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Once one of the most feared criminals in the country, serial killer Peter Sutcliffe died aged 74 on Friday after reportedly refusing treatment for Covid-19. Sutcliffe was given a whole life term in 1981 after being convicted of murdering 13 women and the attempted murder of seven more. It has cost over £10million to keep him behind bars ever since.
He had asked to be cremated and for his ex-wife, Sonia Woodward, to scatter his ashes in Paris, where they honeymooned in 1974. Up to £3,000 of his basic funeral expenses may now have to be covered by the Prison Service if his surviving relatives refuse to have anything to do with him.
Under Ministry of Justice rules prisons “must offer” to pay a contribution towards “reasonable” funeral expenses for inmates who die in custody, unless their families have pre-paid funeral plans.
Reasonable expenses include the cost of a coffin, burial or cremation, hearse and funeral fees.
They cannot be used to pay for a headstone, flowers, wake or an obituary notice. It comes as a memorial to the Yorkshire Ripper’s final victim was put up near the spot where she was murdered nearly 40 years ago.
Student Jacqueline Hill, 20, Sutcliffe’s last victim, was killed as she returned to her halls of residence in Headingley, Leeds, on November 17, 1980.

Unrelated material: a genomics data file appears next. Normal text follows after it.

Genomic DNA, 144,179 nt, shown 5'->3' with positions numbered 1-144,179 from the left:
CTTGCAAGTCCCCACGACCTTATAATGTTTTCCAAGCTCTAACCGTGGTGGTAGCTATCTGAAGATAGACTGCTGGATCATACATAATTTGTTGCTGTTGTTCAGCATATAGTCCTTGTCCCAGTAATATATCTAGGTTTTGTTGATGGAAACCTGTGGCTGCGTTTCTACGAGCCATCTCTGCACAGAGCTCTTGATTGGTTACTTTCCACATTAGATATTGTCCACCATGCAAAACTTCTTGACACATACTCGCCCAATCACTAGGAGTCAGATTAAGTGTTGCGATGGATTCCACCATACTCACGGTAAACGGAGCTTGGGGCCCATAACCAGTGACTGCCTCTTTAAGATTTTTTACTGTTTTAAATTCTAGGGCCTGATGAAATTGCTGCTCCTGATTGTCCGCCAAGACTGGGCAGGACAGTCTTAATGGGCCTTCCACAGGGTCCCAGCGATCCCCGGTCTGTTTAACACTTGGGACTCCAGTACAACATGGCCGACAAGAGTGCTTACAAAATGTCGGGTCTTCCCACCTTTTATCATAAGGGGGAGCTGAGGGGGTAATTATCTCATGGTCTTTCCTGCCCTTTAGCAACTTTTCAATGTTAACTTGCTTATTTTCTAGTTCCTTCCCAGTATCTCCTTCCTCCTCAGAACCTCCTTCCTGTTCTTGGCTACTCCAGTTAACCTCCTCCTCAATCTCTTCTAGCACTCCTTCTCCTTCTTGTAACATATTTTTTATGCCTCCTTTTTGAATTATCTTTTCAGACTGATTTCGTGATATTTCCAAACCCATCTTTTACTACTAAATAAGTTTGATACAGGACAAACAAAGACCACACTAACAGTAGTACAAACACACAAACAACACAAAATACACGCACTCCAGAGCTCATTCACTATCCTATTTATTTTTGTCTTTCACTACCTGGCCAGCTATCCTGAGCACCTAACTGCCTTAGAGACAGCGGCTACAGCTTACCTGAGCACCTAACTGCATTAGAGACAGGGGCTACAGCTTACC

The body of the English undergraduate was found on wasteland the next day.
Members of the Leeds Spinners laid the plaque, which reads: “Sister, daughter, housemate, friend, fiancée, gentle and caring person, lovely kind girl, endearingly silly sense of humour, funny, clever, English student, Sunday School teacher, probation service volunteer, brought only goodness to the world; she was everything people wanted their daughter to be.”
Leeds Spinners member Claire Jones said: “Every woman during the years Sutcliffe was perpetrating his crimes felt the impact.”
One woman, now in her 70s, who was a young mother in Leeds from 1975 to 1977 at the height of the murders, said women would never go out alone.
The woman, who asked not to be named, said: “I’m glad he’s dead, but he should have been hanged.”
Sutcliffe spent his last days in HMP Frankland in Durham, never showing remorse for his crimes.
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